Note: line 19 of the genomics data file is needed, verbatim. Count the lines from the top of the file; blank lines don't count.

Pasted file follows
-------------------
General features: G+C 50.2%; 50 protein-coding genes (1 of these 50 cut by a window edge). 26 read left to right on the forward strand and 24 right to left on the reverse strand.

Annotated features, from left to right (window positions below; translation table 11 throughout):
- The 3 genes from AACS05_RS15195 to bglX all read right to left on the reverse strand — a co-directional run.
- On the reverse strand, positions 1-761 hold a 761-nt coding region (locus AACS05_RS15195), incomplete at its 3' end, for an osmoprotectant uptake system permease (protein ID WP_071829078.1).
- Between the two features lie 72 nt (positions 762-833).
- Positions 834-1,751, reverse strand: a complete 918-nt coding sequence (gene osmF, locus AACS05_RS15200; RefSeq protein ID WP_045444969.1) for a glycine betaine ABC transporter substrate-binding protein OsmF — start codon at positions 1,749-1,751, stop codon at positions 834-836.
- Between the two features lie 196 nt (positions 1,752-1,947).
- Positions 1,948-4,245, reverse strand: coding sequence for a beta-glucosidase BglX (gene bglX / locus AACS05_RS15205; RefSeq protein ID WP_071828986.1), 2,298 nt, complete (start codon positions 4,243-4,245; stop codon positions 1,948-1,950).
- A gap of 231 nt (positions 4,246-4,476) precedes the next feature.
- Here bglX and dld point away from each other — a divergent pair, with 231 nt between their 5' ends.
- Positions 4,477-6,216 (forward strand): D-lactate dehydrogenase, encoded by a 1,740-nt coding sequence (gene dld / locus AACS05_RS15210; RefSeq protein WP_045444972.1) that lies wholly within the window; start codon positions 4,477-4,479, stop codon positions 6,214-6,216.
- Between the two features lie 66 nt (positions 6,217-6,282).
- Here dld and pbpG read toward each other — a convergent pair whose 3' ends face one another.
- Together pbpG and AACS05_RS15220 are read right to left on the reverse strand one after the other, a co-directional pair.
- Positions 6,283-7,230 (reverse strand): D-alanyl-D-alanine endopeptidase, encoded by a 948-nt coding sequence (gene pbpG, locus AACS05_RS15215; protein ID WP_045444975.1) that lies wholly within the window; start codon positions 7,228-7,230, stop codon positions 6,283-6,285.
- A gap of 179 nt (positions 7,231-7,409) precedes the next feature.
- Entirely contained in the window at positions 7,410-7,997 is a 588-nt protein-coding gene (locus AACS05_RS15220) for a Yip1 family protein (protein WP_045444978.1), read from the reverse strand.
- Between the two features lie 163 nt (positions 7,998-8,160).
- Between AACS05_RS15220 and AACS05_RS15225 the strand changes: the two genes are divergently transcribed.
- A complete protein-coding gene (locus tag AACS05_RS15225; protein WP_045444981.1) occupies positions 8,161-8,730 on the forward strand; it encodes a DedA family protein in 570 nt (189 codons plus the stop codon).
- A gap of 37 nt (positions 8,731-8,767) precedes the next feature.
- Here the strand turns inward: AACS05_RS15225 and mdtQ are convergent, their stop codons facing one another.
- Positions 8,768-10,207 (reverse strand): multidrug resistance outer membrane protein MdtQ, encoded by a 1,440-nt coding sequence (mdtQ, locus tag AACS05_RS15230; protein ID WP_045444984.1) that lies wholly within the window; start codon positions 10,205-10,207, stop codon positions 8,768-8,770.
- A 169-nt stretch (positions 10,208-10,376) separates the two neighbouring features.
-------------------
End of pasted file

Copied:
- Between AACS05_RS15220 and AACS05_RS15225 the strand changes: the two genes are divergently transcribed.